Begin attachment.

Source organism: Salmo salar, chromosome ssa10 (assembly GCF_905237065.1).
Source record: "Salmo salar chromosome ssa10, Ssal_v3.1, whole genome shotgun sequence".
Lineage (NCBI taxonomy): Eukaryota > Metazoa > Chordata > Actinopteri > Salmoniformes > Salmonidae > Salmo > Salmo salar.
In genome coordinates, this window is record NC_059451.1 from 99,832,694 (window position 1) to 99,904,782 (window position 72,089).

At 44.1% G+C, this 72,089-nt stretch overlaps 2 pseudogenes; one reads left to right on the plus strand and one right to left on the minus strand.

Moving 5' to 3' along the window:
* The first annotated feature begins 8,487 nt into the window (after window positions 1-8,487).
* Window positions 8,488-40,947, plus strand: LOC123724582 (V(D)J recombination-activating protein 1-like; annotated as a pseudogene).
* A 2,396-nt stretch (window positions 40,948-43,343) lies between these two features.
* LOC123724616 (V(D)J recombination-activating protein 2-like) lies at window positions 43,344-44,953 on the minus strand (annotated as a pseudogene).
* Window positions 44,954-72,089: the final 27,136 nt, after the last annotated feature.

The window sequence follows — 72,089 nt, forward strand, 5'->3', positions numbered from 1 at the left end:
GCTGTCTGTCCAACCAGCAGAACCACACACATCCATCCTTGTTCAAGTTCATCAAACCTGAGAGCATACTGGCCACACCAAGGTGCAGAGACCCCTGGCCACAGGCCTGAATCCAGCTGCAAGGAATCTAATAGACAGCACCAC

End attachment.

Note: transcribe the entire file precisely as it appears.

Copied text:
Source organism: Salmo salar, chromosome ssa10 (assembly GCF_905237065.1).
Source record: "Salmo salar chromosome ssa10, Ssal_v3.1, whole genome shotgun sequence".
Lineage (NCBI taxonomy): Eukaryota > Metazoa > Chordata > Actinopteri > Salmoniformes > Salmonidae > Salmo > Salmo salar.
In genome coordinates, this window is record NC_059451.1 from 99,832,694 (window position 1) to 99,904,782 (window position 72,089).

At 44.1% G+C, this 72,089-nt stretch overlaps 2 pseudogenes; one reads left to right on the plus strand and one right to left on the minus strand.

Moving 5' to 3' along the window:
* The first annotated feature begins 8,487 nt into the window (after window positions 1-8,487).
* Window positions 8,488-40,947, plus strand: LOC123724582 (V(D)J recombination-activating protein 1-like; annotated as a pseudogene).
* A 2,396-nt stretch (window positions 40,948-43,343) lies between these two features.
* LOC123724616 (V(D)J recombination-activating protein 2-like) lies at window positions 43,344-44,953 on the minus strand (annotated as a pseudogene).
* Window positions 44,954-72,089: the final 27,136 nt, after the last annotated feature.

The window sequence follows — 72,089 nt, forward strand, 5'->3', positions numbered from 1 at the left end:
GCTGTCTGTCCAACCAGCAGAACCACACACATCCATCCTTGTTCAAGTTCATCAAACCTGAGAGCATACTGGCCACACCAAGGTGCAGAGACCCCTGGCCACAGGCCTGAATCCAGCTGCAAGGAATCTAATAGACAGCACCAC